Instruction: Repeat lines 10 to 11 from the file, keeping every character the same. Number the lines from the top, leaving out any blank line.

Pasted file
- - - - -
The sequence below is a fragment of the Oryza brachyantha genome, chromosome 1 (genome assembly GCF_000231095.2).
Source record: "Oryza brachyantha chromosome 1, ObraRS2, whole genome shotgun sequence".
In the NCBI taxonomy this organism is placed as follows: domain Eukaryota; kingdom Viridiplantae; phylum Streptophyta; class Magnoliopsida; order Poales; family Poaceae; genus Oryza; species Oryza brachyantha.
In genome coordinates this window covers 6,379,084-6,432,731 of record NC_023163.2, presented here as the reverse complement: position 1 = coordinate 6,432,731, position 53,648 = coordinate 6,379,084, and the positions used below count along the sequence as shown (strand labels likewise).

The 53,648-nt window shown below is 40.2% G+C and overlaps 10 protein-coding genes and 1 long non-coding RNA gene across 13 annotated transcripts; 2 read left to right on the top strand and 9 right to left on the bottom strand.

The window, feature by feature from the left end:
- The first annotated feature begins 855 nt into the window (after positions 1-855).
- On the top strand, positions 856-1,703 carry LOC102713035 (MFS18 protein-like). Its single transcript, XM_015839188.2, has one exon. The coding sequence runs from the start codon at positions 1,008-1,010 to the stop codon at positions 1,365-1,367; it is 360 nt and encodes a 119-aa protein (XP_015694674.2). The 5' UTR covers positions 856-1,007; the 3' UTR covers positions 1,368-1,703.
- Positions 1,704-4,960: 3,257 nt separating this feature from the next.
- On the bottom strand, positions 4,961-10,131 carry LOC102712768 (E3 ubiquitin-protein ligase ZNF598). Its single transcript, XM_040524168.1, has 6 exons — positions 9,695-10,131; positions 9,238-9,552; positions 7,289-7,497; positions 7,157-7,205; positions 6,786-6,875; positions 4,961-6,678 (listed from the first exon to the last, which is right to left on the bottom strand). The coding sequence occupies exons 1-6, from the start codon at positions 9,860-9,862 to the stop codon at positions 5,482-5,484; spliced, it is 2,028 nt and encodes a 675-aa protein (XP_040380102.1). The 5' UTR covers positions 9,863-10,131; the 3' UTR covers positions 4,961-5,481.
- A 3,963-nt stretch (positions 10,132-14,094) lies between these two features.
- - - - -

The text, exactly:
- On the bottom strand, positions 4,961-10,131 carry LOC102712768 (E3 ubiquitin-protein ligase ZNF598). Its single transcript, XM_040524168.1, has 6 exons — positions 9,695-10,131; positions 9,238-9,552; positions 7,289-7,497; positions 7,157-7,205; positions 6,786-6,875; positions 4,961-6,678 (listed from the first exon to the last, which is right to left on the bottom strand). The coding sequence occupies exons 1-6, from the start codon at positions 9,860-9,862 to the stop codon at positions 5,482-5,484; spliced, it is 2,028 nt and encodes a 675-aa protein (XP_040380102.1). The 5' UTR covers positions 9,863-10,131; the 3' UTR covers positions 4,961-5,481.
- A 3,963-nt stretch (positions 10,132-14,094) lies between these two features.